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In some cases it's possible. Melissa Callison of Schwab says some advisors are setting up private groups, the suitability of whose invited members has already been assessed. An advisor might announce that he's hosting a seminar on technology stocks and feel comfortable with making recommendations to an audience that already has been vetted to receive such information. The vetting would follow know-your-customer processes – only potential investors that are known to the advisor by their risk profile, investment experience, and wealth would be invited into a group, in which recommendations suitable to their profile might be offered. A similar approach has been used in the context of offering private placements through a website to prescreened investors.

Some advisors may consider sharing content for broader audiences instead. Educational content is the base line focus for social media by most advisors today – and it is aimed at starting a conversation that leads to engagement on an individual basis, that can in turn lead to a relationship that results in a fee paid by that client. The goal of this use of social media is to create demand among individual investors for products or services that, historically, have been available over the phone.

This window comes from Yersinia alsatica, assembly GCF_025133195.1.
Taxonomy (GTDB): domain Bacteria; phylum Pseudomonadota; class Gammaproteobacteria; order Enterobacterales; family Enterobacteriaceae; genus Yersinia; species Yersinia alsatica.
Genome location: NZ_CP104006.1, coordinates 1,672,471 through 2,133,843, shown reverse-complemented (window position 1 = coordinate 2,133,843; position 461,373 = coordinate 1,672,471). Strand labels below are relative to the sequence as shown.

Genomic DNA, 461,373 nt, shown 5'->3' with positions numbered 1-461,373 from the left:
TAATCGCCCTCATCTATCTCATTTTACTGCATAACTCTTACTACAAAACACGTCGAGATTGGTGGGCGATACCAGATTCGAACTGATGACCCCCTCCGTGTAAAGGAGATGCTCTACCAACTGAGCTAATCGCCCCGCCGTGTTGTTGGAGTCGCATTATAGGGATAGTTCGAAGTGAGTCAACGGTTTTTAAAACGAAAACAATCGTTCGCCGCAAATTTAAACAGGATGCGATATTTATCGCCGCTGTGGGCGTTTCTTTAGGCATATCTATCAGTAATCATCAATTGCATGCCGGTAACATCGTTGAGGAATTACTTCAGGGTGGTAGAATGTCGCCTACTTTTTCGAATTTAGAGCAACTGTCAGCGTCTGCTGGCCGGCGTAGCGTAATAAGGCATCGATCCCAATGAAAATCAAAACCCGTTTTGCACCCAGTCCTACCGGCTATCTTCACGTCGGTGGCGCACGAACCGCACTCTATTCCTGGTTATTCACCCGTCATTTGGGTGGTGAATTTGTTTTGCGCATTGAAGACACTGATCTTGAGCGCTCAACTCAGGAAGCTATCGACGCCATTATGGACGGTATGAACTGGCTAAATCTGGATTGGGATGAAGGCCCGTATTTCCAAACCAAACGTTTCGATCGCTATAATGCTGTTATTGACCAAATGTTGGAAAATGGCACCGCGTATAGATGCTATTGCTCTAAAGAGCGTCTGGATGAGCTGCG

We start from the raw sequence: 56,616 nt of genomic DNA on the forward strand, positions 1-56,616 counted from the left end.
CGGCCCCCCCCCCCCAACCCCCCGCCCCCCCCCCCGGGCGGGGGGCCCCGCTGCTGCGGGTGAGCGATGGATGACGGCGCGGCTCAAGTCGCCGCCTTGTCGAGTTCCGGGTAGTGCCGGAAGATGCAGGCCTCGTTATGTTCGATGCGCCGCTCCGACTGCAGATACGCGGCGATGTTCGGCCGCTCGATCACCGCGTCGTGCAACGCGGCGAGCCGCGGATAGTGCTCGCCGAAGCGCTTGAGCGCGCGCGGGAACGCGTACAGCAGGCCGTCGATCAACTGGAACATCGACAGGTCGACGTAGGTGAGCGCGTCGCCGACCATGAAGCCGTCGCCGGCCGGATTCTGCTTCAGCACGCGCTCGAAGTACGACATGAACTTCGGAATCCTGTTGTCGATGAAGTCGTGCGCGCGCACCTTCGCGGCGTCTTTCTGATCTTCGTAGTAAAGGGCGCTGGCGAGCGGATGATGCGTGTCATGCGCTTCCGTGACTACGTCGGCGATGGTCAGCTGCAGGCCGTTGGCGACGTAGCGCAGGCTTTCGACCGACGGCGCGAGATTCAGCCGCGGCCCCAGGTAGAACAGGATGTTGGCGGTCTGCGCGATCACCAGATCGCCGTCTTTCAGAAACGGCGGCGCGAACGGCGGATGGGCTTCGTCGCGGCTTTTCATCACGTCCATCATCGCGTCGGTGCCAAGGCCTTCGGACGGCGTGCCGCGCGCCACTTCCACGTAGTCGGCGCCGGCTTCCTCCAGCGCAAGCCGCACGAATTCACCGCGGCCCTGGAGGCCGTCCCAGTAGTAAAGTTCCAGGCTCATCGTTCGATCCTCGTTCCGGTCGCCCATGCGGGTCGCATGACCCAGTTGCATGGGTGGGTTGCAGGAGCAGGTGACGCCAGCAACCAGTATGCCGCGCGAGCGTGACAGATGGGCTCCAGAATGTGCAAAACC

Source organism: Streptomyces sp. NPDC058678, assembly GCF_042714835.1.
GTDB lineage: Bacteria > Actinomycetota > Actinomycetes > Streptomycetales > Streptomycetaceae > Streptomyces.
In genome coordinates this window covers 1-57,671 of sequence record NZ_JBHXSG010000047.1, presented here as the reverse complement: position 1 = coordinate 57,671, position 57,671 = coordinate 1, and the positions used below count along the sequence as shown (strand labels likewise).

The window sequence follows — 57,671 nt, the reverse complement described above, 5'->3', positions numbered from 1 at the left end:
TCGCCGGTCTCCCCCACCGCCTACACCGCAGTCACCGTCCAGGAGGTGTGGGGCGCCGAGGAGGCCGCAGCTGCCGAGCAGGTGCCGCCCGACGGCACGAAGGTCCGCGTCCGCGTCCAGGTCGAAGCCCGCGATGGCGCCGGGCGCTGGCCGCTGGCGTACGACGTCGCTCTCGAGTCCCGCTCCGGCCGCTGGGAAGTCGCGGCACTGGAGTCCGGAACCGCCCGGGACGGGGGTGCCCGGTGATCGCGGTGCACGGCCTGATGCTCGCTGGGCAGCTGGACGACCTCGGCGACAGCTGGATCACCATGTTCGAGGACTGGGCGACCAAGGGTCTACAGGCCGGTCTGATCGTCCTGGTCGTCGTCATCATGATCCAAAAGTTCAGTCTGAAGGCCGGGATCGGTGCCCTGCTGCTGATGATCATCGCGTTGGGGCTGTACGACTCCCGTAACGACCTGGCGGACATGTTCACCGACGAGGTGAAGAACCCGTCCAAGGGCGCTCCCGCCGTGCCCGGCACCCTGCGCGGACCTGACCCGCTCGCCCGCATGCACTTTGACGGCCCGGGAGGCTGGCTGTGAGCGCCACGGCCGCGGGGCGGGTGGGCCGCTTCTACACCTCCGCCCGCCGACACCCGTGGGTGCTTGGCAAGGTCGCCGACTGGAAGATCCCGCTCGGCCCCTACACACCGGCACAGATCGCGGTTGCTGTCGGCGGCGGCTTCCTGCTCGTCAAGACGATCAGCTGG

Social media can be used to attract potential customers to sample research ideas that are offered on a subscription basis. The subscription service is fee-based, of course, so that the ultimate business model is based on access to a protected website or e-mail updates. The subscription model is not one that allows for recommendations tailored to a specific individual, but it can be tailored on a self-selected basis by category of investor.

Encouraging and facilitating conversations among clients about investment activities on blogs is an activity advisors need to think about. Those conversations help generate engagement between advisors and investors, engagement that can deepen relationships and broaden the pool of potential clients.

Advisors, however, still are liable for the activities on their blogs, and that includes inappropriate comments – endorsements of a stock pick, for example, or testimonials about an advisor's abilities. Advisors are responsible for these comments, even if the advisors aren't the ones making them.

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